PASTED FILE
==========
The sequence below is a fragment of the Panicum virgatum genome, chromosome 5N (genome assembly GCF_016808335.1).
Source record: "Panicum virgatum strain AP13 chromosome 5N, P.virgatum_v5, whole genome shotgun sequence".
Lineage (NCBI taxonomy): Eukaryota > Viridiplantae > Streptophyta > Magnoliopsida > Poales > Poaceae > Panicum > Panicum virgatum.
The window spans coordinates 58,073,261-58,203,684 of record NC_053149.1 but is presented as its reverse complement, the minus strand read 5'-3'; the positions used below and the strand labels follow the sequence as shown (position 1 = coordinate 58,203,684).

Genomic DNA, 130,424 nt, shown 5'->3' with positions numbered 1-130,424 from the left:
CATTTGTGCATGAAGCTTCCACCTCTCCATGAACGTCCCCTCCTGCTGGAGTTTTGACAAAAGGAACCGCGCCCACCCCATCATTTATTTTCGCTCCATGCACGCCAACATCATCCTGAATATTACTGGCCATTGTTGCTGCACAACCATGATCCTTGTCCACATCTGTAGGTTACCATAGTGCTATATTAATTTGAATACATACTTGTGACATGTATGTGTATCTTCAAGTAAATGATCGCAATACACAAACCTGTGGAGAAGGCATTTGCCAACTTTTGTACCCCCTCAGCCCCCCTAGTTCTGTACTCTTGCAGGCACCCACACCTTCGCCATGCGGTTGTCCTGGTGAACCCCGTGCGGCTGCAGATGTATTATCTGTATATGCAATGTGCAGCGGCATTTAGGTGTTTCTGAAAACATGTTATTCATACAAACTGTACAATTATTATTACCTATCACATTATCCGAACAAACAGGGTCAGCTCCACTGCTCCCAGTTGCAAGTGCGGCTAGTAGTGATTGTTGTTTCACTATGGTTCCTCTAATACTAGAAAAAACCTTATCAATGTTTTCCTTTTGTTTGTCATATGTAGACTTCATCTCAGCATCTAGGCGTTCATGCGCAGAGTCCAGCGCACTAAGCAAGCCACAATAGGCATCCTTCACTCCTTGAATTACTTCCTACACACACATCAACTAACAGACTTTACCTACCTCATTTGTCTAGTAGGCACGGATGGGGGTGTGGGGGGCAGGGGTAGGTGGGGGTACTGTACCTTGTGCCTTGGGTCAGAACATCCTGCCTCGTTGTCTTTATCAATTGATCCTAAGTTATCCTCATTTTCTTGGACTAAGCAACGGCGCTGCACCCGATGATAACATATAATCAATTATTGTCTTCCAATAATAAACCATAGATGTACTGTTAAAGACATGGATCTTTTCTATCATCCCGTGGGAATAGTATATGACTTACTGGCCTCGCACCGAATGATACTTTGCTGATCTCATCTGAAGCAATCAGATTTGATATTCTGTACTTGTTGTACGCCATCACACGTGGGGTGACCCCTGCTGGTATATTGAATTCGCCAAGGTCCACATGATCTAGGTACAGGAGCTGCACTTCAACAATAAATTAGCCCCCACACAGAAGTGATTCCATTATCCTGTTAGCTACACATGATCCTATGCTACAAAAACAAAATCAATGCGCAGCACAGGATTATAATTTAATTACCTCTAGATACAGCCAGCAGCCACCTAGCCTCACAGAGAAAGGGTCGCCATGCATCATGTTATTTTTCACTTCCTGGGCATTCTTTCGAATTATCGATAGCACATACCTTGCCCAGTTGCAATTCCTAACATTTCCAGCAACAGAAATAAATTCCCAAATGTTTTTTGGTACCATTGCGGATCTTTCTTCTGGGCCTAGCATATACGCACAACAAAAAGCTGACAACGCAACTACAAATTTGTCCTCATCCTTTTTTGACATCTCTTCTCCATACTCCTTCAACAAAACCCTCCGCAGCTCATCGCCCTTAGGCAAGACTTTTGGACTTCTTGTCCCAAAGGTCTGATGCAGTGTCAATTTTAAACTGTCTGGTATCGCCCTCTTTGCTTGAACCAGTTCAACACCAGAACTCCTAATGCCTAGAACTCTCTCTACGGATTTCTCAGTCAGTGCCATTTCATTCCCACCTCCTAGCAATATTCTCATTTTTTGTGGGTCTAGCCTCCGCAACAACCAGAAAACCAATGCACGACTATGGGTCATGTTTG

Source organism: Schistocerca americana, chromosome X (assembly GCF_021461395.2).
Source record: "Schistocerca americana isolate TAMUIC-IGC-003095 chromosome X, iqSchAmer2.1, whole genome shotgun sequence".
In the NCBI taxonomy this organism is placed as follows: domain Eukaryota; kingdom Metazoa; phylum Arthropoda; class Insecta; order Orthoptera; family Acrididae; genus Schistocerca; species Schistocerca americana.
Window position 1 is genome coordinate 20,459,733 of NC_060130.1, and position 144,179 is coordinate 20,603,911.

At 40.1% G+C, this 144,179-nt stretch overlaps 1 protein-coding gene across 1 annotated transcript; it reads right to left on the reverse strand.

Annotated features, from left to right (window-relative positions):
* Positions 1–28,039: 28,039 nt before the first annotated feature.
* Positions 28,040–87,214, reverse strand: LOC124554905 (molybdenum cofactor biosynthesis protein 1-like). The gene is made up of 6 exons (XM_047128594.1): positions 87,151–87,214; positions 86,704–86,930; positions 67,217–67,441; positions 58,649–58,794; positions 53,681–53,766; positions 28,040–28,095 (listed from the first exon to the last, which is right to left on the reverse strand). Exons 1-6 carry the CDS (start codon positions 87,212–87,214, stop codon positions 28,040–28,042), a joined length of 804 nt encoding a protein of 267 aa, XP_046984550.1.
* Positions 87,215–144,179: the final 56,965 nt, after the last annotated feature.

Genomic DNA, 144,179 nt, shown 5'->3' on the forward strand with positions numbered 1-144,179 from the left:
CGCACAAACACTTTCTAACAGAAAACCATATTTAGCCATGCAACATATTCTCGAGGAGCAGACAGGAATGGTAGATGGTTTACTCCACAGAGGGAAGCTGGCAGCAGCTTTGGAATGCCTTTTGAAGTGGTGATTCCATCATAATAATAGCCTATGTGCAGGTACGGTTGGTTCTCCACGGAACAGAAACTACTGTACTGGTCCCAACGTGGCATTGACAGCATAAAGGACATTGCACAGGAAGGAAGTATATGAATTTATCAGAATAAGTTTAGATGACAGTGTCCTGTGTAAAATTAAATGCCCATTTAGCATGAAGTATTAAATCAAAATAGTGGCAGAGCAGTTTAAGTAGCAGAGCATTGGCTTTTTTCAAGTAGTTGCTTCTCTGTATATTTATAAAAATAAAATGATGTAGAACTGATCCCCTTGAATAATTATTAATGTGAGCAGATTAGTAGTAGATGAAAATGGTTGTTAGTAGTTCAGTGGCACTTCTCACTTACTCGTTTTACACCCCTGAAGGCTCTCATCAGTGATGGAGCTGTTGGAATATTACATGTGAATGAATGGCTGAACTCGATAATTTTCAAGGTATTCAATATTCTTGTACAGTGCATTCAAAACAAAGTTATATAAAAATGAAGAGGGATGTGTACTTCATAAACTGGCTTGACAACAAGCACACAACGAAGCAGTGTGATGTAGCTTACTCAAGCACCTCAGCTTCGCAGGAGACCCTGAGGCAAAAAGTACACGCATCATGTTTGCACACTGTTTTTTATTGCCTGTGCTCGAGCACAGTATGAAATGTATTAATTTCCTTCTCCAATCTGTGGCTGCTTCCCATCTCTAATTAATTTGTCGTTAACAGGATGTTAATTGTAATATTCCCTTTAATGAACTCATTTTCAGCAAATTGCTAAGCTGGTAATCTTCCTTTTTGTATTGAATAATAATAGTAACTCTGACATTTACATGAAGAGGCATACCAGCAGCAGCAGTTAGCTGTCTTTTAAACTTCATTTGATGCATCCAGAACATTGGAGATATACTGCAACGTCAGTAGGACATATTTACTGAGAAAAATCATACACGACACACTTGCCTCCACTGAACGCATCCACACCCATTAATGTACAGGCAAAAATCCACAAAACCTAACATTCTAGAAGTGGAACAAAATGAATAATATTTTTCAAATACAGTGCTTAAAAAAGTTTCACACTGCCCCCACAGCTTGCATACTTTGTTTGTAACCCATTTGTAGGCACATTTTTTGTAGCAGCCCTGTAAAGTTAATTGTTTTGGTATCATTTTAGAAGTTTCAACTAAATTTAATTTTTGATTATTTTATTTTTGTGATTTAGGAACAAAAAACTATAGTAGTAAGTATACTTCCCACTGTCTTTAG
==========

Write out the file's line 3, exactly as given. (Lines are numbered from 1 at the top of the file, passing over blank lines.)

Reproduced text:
Lineage (NCBI taxonomy): Eukaryota > Viridiplantae > Streptophyta > Magnoliopsida > Poales > Poaceae > Panicum > Panicum virgatum.